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Cookie

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  1. If you get bumped up, it would be this month (a friend of mine mid June a few years ago)
  2. There's an ongoing thread for NSF-GRFP, what is so compelling about your question that you must make a separate post?
  3. Your accusations are absolutely ridiculous: 1. The project ideas came up in your discussions with him, so they weren't totally yours. So it is not stealing. Also, you couldn't do it right so why are you blaming him? 2. Maybe after completing the first experiment, the result led to an obvious/uninteresting answer to the second problem. PEOPLE CAN CHANGE THEIR MINDS, TOO. I don't think he can stop you from performing the second one if you want to. PS: Sorry if it seems like I'm yelling, but you sound like some brats I have to deal with in my own lab
  4. 1. GRE & TOEFL: nothing to write home about. You should definitely retake your GRE. 2. Being a lecturer in India doesn't mean so much in grad school application. 3. Your research experience is rather poor. Organizing seminars is not research experience and again, the committees don't care about that. 4. Your chance to get into top schools is low. Shoot lower. Source: My boss is the head of admission committee in one of the schools you mentioned. My peers who are F1 from India have much better credentials (multiple papers, 3-5 years of reseach experience, better GRE).
  5. Unless you have another fellowship to cover your first 1-2 years, there is no reason not to accept the award right away. There are field-specific fellowships you can apply later (ABD). You can apply for NSF-GRIP or -GROW for internship opportunities as long as you are still an "active Fellow" (5 years including the 3 years of stipend). Also, money is tight these days so your boss will be happy to have you work for free sooner rather than later.
  6. And you are applying for CS programs? That would be a horrible mistake to make...
  7. Your profile says you are pursuing MSc in Chemistry, is it true? Many schools in this list dont have terminal MSc plans though. Have you checked with them yet? For international applicants, your GPA and GRE are not so good. What is your research experience? Have you published? I know theorists from all these schools so if you want to talk in details, PM me.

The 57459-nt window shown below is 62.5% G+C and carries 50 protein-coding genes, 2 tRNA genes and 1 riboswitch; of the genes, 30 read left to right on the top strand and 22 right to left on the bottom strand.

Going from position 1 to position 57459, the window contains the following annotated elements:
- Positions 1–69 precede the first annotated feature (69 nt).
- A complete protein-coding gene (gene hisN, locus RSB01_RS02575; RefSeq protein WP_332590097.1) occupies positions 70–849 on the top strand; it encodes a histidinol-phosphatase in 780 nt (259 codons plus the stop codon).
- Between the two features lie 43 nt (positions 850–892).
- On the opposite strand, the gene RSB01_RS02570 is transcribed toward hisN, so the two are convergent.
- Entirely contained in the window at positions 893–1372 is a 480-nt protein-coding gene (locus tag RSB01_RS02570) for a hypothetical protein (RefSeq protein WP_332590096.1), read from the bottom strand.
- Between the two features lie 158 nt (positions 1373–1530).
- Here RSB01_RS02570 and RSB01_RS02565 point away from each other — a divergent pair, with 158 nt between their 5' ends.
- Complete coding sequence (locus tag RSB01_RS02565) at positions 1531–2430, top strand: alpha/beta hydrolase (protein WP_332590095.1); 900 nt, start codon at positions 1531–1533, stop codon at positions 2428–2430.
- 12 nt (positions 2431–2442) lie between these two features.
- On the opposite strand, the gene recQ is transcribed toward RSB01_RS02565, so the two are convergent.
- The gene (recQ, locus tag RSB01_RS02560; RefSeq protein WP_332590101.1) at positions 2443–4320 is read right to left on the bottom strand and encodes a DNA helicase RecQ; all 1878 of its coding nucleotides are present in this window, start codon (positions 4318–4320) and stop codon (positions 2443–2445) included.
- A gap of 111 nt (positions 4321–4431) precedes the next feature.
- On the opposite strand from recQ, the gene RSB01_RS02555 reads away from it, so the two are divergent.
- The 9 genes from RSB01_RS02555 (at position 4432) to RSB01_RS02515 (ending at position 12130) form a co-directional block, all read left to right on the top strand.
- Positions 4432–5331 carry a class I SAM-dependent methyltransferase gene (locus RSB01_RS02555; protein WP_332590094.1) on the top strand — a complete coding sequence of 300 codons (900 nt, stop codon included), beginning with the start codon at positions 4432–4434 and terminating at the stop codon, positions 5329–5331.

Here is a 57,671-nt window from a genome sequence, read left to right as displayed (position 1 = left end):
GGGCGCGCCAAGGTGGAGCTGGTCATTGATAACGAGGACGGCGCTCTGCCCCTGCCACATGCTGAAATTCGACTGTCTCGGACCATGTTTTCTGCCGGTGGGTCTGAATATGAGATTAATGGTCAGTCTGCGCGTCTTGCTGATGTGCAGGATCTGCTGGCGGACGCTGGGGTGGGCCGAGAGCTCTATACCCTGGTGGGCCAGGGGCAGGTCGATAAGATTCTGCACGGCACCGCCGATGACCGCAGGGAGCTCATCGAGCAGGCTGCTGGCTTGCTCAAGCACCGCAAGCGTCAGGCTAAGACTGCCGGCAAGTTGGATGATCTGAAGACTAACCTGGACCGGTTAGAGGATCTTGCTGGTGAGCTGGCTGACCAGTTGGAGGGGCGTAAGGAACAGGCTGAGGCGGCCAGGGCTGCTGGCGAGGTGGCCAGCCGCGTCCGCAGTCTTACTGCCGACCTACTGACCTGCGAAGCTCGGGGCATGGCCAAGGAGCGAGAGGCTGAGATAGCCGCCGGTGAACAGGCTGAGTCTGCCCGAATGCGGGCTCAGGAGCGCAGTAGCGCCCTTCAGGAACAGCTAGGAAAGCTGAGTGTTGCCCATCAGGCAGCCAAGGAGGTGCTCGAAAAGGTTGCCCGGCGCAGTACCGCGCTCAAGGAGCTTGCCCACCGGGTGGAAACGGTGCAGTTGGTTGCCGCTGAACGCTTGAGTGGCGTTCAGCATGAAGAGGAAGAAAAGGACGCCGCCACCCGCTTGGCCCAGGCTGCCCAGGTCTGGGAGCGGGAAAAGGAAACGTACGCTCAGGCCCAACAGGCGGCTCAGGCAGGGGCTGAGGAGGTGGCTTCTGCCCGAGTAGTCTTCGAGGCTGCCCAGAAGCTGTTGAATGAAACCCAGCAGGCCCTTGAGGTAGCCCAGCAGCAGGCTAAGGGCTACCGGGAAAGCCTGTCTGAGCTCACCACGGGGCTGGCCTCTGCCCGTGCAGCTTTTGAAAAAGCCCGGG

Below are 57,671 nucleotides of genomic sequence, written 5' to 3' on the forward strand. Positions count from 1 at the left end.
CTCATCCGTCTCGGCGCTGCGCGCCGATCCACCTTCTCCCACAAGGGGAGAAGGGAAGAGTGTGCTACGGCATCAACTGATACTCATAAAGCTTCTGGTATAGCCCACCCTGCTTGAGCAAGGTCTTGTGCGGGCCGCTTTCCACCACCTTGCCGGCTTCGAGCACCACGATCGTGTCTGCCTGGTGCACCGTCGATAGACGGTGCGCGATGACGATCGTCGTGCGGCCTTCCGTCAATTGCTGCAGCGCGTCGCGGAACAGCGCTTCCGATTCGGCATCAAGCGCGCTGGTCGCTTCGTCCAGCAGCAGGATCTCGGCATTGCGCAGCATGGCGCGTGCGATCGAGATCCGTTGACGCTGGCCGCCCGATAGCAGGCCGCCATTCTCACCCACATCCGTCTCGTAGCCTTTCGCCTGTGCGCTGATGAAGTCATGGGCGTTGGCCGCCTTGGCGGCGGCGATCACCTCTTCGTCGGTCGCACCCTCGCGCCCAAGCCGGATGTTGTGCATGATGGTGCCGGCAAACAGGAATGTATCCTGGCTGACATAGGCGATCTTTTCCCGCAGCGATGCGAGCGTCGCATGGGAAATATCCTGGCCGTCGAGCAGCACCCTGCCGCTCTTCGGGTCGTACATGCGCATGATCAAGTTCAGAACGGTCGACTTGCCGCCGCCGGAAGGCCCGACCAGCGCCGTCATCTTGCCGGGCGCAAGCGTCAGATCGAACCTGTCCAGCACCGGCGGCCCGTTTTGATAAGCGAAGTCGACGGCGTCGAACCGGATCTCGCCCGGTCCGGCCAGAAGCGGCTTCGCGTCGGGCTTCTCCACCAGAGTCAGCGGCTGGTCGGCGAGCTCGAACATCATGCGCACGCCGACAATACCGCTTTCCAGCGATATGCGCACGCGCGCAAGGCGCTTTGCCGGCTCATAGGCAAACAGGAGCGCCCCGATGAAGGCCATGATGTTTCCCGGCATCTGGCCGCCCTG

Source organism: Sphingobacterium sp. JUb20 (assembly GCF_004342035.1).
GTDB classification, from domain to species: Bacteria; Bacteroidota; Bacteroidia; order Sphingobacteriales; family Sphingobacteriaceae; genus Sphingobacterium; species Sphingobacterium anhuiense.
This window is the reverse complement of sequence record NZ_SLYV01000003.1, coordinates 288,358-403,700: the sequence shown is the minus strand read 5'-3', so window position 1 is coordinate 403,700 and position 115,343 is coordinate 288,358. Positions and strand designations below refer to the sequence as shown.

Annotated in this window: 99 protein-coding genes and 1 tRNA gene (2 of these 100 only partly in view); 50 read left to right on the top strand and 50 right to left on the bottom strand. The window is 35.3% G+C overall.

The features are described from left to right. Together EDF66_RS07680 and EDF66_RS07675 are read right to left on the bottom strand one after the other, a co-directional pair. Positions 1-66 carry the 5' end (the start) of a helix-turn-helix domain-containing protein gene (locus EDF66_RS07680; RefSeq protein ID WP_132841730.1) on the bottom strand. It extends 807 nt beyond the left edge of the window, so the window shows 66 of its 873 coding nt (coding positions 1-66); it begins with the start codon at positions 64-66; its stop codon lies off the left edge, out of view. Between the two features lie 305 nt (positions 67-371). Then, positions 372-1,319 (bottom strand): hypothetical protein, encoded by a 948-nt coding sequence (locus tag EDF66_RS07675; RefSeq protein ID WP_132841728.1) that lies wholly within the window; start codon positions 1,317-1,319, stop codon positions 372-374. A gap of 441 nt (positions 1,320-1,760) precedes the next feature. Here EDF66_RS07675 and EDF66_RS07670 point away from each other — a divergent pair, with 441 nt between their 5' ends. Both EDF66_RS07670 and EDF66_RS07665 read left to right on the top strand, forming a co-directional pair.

8. He is right! Why the downvote? Every school considers each aspect of your application differently, and I know for a fact that 2 schools you listed care quite a bit about GRE. Your GRE is not so-so, it is seriously low (not even 50% for Quant...) Now the important question is what division you are applying to, and does your research experience match with your POI's research interest?
  9. I cant speak for physical experimentalists, but as a theorist I'm pretty sure the competition is just as tough: since there are fewer theory faculty, they would admit fewer applicants. These students generally have strong math/comp sci background, and/or have theoretical chemistry research experience.
  10. Akash, I'm in Physical chemistry as well and from the statistics of those I know in Harvard and Berkeley, there is very very little chance that you will get accepted to these programs, since there is not a single aspect of your application that really stands out (so-so GPA, too little research experience, not-great rec letters, your expected Chem GRE and general GRE are both low). You might have a shot if (1) your Chem GRE is amazing (>80%), AND (2) your POIs personally support your application.
  11. For what program? What are you planning to do in the future? Can you be a little bit more vague?
  12. Never do a Ph.D without funding (at least partial, preferably FULL). It is already a long and stressful time with approx 50% chance of completion, do you really want to pay for it?
  13. If your project is not part of a degree requirement, it should not be called a thesis. Just describe your role/tasks in each research project (all that matters anyway)
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